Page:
Thursday, May 21, 2009

Late Nights on Air

There's a lot to like about Late Nights On Air by Elizabeth Hay, winner of the 2007 Giller Prize.

The times — the early 70's and a pipeline proposed to run through tundra — the voices that tried to stop its progress out of concern for what it would do to animal migration and indigenous people. Now the damage has been done but it is small comfort for those looking back to say "I told you so."

Radio itself, and the chance to have complete and total freedom because no one really kept an eye on the hinterlands. Neophytes and has-beens working side-by-side and inventing their own industry.

The landscape — snow in July, tiny willow trees that take decades to grow a few inches, miniature pink blossoms hidden in the rock. Vast empty space. Ice. Perfectly still water that a canoe can float on like glass. "On the lake the ice was green, the snow lavender."

The characters, but the women in particular. Quirky, growing into themselves. Distinct. Interesting.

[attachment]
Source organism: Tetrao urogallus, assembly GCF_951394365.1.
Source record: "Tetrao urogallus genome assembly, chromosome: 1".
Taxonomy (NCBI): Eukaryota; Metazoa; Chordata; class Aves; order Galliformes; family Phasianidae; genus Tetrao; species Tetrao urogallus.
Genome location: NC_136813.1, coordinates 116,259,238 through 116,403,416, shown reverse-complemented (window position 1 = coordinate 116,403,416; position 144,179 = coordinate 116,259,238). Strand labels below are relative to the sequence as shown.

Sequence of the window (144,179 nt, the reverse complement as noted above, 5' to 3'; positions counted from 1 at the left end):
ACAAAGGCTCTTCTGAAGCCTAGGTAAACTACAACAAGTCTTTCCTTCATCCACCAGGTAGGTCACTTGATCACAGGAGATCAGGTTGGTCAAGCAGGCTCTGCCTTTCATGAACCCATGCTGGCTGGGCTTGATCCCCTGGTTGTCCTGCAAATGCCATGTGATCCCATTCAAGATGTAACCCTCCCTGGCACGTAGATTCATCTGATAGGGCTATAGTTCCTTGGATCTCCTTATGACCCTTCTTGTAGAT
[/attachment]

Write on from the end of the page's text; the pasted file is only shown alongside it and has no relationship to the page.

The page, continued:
... And the dynamics of love. Lovers give up pieces of themselves. "I've seen couples like that. He won't let her do things and she likes that. He'll get her to do other things, and she'll like that too." (Teresa talking about Dido and Eddy). In this story, love itself creates blind spots, leaves you vulnerable and open to damage. Sometimes the wounds don't heal. Sitting on the sidelines doesn't work because love pulls you in, even when you're not aware it's happening "... being in love with someone and not knowing it."

Hay has been compared with Allende and I can see why, not only in creating such strong women characters but also the many paradoxes of love. How it complicates everything, yet makes it all worthwhile; diminishes us and yet makes us bigger than we are. Sometimes simultaneously!

The book will be the subject of discussion at the Book Babes AGM this weekend - I'm looking forward to hearing how the Babes liked it (or not... but how could you not?). We'll see.

Listen to a podcast of Elizabeth Hay talking to Shelagh Rogers about life in Yellowknife and Late Nights on Air.

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